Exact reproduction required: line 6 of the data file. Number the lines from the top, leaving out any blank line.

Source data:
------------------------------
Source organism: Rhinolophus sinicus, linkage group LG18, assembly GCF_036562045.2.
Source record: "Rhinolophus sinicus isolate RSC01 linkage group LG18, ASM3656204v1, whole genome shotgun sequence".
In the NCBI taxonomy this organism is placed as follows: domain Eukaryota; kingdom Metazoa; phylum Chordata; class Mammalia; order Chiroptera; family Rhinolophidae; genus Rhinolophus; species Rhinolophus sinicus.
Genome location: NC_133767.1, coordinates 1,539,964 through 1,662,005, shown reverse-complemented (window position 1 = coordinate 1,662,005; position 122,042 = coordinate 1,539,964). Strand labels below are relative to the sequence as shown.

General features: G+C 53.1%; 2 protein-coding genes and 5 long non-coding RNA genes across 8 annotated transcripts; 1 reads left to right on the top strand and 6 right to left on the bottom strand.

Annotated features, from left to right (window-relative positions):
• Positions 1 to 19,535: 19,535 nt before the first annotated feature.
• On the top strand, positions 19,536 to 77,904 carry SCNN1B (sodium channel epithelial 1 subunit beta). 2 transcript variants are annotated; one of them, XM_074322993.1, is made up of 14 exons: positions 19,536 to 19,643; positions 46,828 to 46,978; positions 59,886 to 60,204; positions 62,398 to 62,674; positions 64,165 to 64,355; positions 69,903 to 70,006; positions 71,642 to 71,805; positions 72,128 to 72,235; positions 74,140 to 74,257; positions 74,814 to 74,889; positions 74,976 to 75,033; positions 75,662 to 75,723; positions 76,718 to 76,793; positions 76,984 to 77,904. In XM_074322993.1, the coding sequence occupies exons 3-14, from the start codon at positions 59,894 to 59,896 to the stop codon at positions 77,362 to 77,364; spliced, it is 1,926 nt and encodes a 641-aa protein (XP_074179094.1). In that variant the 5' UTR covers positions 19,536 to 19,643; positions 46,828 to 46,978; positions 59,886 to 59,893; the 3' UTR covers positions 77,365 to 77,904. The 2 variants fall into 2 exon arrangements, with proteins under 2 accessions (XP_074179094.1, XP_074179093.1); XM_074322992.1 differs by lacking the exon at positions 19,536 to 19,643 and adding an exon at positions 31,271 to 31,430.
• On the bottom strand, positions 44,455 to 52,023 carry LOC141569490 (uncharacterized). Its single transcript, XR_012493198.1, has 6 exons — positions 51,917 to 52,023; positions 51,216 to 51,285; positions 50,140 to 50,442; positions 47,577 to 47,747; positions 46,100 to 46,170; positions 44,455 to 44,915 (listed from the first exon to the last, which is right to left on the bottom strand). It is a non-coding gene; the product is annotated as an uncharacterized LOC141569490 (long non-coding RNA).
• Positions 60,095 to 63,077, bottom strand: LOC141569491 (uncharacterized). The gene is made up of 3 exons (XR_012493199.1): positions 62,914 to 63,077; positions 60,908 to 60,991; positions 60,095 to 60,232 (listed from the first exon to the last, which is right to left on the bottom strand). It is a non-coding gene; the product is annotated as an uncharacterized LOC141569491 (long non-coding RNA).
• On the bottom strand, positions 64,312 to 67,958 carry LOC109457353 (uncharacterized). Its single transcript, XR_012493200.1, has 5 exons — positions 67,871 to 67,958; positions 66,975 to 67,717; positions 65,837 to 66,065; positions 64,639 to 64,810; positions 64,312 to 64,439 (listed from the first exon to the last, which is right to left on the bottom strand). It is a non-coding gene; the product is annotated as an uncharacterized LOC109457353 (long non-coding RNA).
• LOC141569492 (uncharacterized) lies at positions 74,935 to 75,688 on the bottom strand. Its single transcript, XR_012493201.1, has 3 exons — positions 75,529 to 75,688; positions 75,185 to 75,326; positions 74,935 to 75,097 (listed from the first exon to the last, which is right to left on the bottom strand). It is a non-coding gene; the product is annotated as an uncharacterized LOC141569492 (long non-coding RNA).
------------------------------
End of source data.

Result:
Annotated features, from left to right (window-relative positions):